A sizzling hot summer offer is now available to customers in UK and Eire. For a limited period only, the Solarlink Test Kit is available for just £879, saving over £500 on list price.
The PV150 is the only all-in-one PV tester that can complete simple, fast and comprehensive PV testing in under one minute.Test open circuit voltage, short circuit current and insulation resistance simultaneously and store the results internally, at the touch of a button.
The Solarlink™ Test Kit combines the PV150 with a Solar Survey 200R to enable a seamless way of recording irradiance, PV module and ambient temperature measurements simultaneously to electrical tests being conducted by the PV150 tester.
In addition, the Solarlink™ Test Kit includes SolarCert Elements software so that customised test reports and certificates can be created, stored and compiled to create client handover packs. Offer is available to customers in UK and Eire only.
For full details and to find out what’s included in the kit click here.
The UK solar industry connected 2.53GW of new solar capacity to the grid in the first quarter of 2015, according to the latest figures obtained by Solar Intelligence.
The large amount of new capacity completed in the first three months of the year almost eclipses what the industry managed to install in the whole of 2014 – itself a record-breaking year for UK PV deployment.
The data, reported on Solar Power Portal, has been obtained from combining the latest Ofgem data fields, new site accreditation registers and council planning databases with the extensive bank of in-house surveys and interviews carried out by Solar Media since the start of 2015.
The 2.53GW of new capacity means that the UK now has 8.16GW of solar capacity as of 31st March 2015. Full details here.
An industry report claims that US energy agencies are consistently underestimating the country’s solar PV production.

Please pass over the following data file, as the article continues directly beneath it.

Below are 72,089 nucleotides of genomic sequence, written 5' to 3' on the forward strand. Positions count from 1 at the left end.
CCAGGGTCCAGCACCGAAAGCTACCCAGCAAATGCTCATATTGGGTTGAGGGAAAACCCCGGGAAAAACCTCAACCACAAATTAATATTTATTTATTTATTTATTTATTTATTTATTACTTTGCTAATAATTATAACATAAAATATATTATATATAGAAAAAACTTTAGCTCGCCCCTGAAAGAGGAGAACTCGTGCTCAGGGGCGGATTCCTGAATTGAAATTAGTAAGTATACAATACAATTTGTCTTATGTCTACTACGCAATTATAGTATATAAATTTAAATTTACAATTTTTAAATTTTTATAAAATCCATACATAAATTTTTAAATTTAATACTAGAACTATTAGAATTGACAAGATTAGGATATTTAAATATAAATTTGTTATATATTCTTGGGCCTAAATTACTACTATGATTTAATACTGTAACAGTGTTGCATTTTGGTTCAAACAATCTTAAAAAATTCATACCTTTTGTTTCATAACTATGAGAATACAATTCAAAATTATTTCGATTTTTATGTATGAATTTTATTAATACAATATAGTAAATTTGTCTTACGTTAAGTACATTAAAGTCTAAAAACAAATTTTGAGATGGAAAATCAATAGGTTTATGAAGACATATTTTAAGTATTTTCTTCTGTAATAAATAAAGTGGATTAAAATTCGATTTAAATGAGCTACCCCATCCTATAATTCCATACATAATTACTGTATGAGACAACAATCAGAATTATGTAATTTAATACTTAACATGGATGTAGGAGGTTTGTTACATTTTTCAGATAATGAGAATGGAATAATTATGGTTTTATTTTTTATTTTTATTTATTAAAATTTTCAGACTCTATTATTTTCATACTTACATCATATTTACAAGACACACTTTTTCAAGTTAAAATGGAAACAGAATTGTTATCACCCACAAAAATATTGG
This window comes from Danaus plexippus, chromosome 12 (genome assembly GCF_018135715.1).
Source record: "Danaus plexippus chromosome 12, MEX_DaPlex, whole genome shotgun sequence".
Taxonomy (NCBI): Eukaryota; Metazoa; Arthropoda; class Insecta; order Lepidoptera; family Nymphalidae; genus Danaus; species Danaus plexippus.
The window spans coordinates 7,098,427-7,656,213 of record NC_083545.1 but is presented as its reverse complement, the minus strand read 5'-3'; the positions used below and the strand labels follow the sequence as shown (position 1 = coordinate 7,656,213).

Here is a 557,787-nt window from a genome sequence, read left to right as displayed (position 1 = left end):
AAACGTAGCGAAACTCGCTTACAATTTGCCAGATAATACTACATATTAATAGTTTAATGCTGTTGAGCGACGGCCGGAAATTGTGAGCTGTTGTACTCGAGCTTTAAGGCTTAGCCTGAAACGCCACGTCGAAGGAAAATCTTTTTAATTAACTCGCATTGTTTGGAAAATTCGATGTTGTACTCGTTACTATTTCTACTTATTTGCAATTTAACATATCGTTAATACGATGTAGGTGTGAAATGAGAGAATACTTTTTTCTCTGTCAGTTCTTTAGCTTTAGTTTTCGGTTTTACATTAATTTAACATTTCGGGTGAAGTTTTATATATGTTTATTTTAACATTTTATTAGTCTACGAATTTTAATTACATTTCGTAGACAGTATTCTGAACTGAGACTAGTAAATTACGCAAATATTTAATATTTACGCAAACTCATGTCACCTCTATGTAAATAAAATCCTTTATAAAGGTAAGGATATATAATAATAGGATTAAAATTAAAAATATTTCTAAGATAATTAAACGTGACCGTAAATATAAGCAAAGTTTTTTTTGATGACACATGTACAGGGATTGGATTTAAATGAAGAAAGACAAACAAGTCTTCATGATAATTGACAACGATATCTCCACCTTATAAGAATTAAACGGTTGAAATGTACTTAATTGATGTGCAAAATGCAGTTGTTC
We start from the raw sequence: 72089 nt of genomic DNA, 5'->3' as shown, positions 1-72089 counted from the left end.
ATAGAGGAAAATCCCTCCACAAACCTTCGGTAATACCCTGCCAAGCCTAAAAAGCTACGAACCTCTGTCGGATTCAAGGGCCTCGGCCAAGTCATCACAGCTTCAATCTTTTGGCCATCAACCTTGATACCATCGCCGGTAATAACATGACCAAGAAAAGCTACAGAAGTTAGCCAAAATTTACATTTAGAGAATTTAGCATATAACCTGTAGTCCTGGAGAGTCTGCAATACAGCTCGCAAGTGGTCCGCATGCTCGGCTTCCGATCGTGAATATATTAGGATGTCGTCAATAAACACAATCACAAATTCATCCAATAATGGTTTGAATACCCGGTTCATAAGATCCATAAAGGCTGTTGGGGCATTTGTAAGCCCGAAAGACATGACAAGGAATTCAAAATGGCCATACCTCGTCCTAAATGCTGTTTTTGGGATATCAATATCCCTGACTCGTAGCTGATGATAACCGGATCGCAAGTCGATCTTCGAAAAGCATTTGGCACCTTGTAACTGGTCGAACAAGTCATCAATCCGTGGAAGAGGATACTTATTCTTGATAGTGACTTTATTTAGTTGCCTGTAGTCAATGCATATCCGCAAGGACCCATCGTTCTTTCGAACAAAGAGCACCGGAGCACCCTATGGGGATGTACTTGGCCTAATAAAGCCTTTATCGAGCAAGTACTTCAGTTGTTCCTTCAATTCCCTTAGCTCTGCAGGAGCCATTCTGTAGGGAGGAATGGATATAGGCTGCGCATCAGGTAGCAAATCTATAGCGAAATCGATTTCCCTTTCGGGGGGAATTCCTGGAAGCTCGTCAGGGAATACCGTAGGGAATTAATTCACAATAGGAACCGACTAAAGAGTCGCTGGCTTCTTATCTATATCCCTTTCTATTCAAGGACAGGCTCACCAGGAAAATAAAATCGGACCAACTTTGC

A report on the www.greentechmedia.com website says that although numbers from the Energy Information Administration (EIA) and California Independent System Operator (CAISO) are helpful, both miss a huge portion of solar generation.
Solar electricity produced on the utility side (wholesale) of the meter is easily counted by these agencies. But they don't count distributed generation -- the smaller systems located on rooftops. The article claims that neither has much visibility on the generation coming from the nearly 700,000 customer-sited PV systems in the USA.
As a result, with the official sources missing a very significant part of the solar generation picture, it is claimed that the overall picture is seriously underquoted.
Customer-sited distributed PV now represents about 9.2 gigawatts-DC in the USA, or about 45 percent of total solar capacity, as shown in market data from the Solar Energy Industries Association (SEIA) and GTM Research.
Greentech therefore estimates that actual solar production is 50% higher than the previous best estimates of solar production. In the 12 months ending in March, it is claimed that solar energy systems in the USA generated 30.4 million megawatt-hours of electricity. EIA’s utility-only estimate for the same period is 20.2 million megawatt-hours.
This means that solar power in the U.S. now supplies enough electricity to meet the yearly demand of Hawaii, Rhode Island, Alaska and Vermont combined.
China’s largest wind turbine manufacturer is exploring co-location of solar with its planned wind power operations in Australia.
Xinjiang Goldwind's Australian operation announced it was exploring co-location and shared infrastructure opportunities in the wake of Australia's revised clean energy targets.
In May, Australia finally confirmed its revised renewable energy target for 2020, reducing it from 41 TWh to 33 TWh and including natural forest waste wood as a clean energy but removing the uncertainty for developers, particularly with the decision to dispense with a mooted biennial review of the target.
In a statement, Goldwind said that there was potential for the co-location of solar and wind farms and sharing infrastructure and the combination was an interesting hybrid opportunity going forward.
The Indian Government has announced ambitious objectives for expanding solar PV energy output in the country.
The government plans to increase photovoltaic output by a factor of 30 by 2022, to a total of 100 gigawatts. As part of this expansion individual states have also adopted forward looking policies to help achieve this target.
For example, the state of Maharastra has recently committed to a new energy policy that by 2020, it will support the installation of an additional 7.5 gigawatts (GW) of photovoltaic power.
These policy announcements provide a backdrop for the Intersolar India 2015 exhibition taking place in Mumbai, later in the year.